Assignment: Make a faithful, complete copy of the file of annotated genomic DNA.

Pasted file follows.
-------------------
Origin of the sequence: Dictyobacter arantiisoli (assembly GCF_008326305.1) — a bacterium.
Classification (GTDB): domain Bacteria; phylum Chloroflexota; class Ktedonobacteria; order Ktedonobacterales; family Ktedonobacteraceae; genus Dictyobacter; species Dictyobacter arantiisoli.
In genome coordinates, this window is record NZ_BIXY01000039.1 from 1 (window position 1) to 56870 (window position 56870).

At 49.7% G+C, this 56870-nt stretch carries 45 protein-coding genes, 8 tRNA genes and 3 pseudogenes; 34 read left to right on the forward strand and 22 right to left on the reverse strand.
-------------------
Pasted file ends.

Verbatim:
Origin of the sequence: Dictyobacter arantiisoli (assembly GCF_008326305.1) — a bacterium.
Classification (GTDB): domain Bacteria; phylum Chloroflexota; class Ktedonobacteria; order Ktedonobacterales; family Ktedonobacteraceae; genus Dictyobacter; species Dictyobacter arantiisoli.
In genome coordinates, this window is record NZ_BIXY01000039.1 from 1 (window position 1) to 56870 (window position 56870).

At 49.7% G+C, this 56870-nt stretch carries 45 protein-coding genes, 8 tRNA genes and 3 pseudogenes; 34 read left to right on the forward strand and 22 right to left on the reverse strand.